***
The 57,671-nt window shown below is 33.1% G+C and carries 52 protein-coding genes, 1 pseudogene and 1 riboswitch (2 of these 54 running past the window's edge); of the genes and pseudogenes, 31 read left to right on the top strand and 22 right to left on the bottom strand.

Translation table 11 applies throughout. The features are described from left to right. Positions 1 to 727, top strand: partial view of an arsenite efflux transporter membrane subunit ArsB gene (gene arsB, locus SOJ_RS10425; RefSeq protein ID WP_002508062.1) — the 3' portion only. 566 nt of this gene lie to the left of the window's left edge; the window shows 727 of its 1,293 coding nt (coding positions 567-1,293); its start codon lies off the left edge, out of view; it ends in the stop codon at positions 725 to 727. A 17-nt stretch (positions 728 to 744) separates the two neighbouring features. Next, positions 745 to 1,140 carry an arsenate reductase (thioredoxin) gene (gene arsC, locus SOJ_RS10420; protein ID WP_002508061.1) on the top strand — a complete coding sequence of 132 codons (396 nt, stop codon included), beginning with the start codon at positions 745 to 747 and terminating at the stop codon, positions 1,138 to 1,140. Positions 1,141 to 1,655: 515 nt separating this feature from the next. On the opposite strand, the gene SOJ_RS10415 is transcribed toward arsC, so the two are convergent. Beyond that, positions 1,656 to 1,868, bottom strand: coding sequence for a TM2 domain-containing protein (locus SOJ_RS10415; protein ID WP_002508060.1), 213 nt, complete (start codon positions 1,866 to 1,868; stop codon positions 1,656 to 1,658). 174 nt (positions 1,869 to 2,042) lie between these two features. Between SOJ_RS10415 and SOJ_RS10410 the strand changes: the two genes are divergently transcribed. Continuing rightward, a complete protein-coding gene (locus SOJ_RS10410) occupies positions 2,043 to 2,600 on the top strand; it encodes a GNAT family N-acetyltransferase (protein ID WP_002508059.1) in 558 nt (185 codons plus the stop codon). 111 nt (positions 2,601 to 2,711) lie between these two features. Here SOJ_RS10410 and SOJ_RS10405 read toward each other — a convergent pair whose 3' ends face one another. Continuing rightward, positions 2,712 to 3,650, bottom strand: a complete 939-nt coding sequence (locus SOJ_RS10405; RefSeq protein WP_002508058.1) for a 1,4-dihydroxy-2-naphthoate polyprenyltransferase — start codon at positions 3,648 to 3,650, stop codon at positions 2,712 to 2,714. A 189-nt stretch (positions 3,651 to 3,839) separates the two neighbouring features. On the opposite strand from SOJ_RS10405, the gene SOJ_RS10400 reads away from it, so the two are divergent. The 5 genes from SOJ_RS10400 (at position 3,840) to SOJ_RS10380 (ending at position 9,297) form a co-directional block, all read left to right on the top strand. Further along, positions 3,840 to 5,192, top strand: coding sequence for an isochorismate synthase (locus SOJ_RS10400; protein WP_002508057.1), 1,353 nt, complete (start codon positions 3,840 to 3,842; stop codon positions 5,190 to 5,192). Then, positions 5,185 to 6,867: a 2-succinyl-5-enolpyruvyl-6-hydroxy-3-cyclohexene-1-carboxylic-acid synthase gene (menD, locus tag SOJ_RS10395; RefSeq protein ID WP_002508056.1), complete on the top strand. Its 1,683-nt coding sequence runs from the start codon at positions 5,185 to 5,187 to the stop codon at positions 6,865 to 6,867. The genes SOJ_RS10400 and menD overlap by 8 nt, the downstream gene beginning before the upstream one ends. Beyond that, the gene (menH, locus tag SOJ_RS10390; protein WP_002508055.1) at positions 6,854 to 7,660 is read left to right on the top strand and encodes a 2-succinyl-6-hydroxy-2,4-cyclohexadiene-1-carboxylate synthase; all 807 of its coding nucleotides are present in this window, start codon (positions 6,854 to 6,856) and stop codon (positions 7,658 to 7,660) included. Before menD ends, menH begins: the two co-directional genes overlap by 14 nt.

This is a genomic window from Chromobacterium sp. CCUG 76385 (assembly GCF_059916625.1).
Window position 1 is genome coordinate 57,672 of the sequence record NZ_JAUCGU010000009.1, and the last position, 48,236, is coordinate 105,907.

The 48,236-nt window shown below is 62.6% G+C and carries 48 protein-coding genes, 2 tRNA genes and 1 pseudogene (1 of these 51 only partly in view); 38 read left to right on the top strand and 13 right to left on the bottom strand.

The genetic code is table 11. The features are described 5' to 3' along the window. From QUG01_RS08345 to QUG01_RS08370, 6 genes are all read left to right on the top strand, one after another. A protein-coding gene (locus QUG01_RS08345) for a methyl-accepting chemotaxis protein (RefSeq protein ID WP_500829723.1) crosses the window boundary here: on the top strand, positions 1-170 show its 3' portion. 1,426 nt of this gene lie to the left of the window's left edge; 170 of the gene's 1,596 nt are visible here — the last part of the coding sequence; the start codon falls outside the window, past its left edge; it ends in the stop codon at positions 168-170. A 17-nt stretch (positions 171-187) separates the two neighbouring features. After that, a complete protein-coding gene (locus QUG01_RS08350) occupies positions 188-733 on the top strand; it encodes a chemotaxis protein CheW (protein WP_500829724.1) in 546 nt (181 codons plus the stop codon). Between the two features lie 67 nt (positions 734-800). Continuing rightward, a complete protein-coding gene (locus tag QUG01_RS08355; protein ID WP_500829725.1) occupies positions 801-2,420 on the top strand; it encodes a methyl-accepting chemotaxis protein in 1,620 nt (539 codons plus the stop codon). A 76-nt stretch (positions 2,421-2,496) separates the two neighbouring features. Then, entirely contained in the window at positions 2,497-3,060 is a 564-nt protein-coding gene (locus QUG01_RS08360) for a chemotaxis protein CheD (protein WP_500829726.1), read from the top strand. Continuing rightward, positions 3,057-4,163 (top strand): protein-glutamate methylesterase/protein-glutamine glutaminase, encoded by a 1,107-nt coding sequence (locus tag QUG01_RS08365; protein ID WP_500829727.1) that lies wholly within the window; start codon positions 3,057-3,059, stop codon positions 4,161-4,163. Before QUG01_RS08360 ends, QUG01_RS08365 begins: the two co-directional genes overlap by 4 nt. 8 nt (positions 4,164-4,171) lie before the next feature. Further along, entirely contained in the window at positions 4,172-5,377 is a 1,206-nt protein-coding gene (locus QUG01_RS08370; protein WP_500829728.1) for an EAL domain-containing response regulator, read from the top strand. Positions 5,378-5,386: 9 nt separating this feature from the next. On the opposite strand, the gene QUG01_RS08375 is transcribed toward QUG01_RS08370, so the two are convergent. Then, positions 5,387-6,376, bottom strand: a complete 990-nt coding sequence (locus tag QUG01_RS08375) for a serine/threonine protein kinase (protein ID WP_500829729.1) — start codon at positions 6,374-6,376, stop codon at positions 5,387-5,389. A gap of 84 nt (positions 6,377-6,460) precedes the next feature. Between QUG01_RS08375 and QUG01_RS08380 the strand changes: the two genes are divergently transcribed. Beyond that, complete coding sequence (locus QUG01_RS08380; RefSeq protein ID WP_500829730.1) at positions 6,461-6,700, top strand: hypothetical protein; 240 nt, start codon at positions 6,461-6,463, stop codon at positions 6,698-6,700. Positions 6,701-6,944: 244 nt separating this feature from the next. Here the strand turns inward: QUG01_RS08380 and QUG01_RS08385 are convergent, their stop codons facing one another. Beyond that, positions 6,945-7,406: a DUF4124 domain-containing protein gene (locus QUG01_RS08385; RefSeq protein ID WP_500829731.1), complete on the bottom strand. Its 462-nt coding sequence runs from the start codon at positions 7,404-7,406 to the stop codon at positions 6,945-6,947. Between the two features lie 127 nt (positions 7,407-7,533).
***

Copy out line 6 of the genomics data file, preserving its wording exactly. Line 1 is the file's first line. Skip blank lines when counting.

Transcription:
The genetic code is table 11. The features are described 5' to 3' along the window. From QUG01_RS08345 to QUG01_RS08370, 6 genes are all read left to right on the top strand, one after another. A protein-coding gene (locus QUG01_RS08345) for a methyl-accepting chemotaxis protein (RefSeq protein ID WP_500829723.1) crosses the window boundary here: on the top strand, positions 1-170 show its 3' portion. 1,426 nt of this gene lie to the left of the window's left edge; 170 of the gene's 1,596 nt are visible here — the last part of the coding sequence; the start codon falls outside the window, past its left edge; it ends in the stop codon at positions 168-170. A 17-nt stretch (positions 171-187) separates the two neighbouring features. After that, a complete protein-coding gene (locus QUG01_RS08350) occupies positions 188-733 on the top strand; it encodes a chemotaxis protein CheW (protein WP_500829724.1) in 546 nt (181 codons plus the stop codon). Between the two features lie 67 nt (positions 734-800). Continuing rightward, a complete protein-coding gene (locus tag QUG01_RS08355; protein ID WP_500829725.1) occupies positions 801-2,420 on the top strand; it encodes a methyl-accepting chemotaxis protein in 1,620 nt (539 codons plus the stop codon). A 76-nt stretch (positions 2,421-2,496) separates the two neighbouring features. Then, entirely contained in the window at positions 2,497-3,060 is a 564-nt protein-coding gene (locus QUG01_RS08360) for a chemotaxis protein CheD (protein WP_500829726.1), read from the top strand. Continuing rightward, positions 3,057-4,163 (top strand): protein-glutamate methylesterase/protein-glutamine glutaminase, encoded by a 1,107-nt coding sequence (locus tag QUG01_RS08365; protein ID WP_500829727.1) that lies wholly within the window; start codon positions 3,057-3,059, stop codon positions 4,161-4,163. Before QUG01_RS08360 ends, QUG01_RS08365 begins: the two co-directional genes overlap by 4 nt. 8 nt (positions 4,164-4,171) lie before the next feature. Further along, entirely contained in the window at positions 4,172-5,377 is a 1,206-nt protein-coding gene (locus QUG01_RS08370; protein WP_500829728.1) for an EAL domain-containing response regulator, read from the top strand. Positions 5,378-5,386: 9 nt separating this feature from the next. On the opposite strand, the gene QUG01_RS08375 is transcribed toward QUG01_RS08370, so the two are convergent. Then, positions 5,387-6,376, bottom strand: a complete 990-nt coding sequence (locus tag QUG01_RS08375) for a serine/threonine protein kinase (protein ID WP_500829729.1) — start codon at positions 6,374-6,376, stop codon at positions 5,387-5,389. A gap of 84 nt (positions 6,377-6,460) precedes the next feature. Between QUG01_RS08375 and QUG01_RS08380 the strand changes: the two genes are divergently transcribed. Beyond that, complete coding sequence (locus QUG01_RS08380; RefSeq protein ID WP_500829730.1) at positions 6,461-6,700, top strand: hypothetical protein; 240 nt, start codon at positions 6,461-6,463, stop codon at positions 6,698-6,700. Positions 6,701-6,944: 244 nt separating this feature from the next. Here the strand turns inward: QUG01_RS08380 and QUG01_RS08385 are convergent, their stop codons facing one another. Beyond that, positions 6,945-7,406: a DUF4124 domain-containing protein gene (locus QUG01_RS08385; RefSeq protein ID WP_500829731.1), complete on the bottom strand. Its 462-nt coding sequence runs from the start codon at positions 7,404-7,406 to the stop codon at positions 6,945-6,947. Between the two features lie 127 nt (positions 7,407-7,533).